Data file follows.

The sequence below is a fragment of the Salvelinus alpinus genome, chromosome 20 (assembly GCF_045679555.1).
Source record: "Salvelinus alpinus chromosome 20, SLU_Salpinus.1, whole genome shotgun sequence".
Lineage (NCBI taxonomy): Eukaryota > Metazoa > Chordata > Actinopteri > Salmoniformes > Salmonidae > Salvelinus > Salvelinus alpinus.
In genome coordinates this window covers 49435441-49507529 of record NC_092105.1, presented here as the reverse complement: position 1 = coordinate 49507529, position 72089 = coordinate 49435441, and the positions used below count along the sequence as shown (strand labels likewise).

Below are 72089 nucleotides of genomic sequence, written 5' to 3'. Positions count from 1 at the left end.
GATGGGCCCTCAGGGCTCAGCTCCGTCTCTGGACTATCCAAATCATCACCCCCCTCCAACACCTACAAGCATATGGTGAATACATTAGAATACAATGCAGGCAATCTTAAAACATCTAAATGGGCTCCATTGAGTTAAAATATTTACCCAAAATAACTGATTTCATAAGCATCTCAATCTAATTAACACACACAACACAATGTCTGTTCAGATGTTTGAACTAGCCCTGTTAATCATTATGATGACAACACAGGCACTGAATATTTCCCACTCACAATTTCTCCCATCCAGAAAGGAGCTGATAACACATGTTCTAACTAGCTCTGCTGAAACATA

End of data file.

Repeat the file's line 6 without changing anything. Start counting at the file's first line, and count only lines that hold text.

GATGGGCCCTCAGGGCTCAGCTCCGTCTCTGGACTATCCAAATCATCACCCCCCTCCAACACCTACAAGCATATGGTGAATACATTAGAATACAATGCAGGCAATCTTAAAACATCTAAATGGGCTCCATTGAGTTAAAATATTTACCCAAAATAACTGATTTCATAAGCATCTCAATCTAATTAACACACACAACACAATGTCTGTTCAGATGTTTGAACTAGCCCTGTTAATCATTATGATGACAACACAGGCACTGAATATTTCCCACTCACAATTTCTCCCATCCAGAAAGGAGCTGATAACACATGTTCTAACTAGCTCTGCTGAAACATA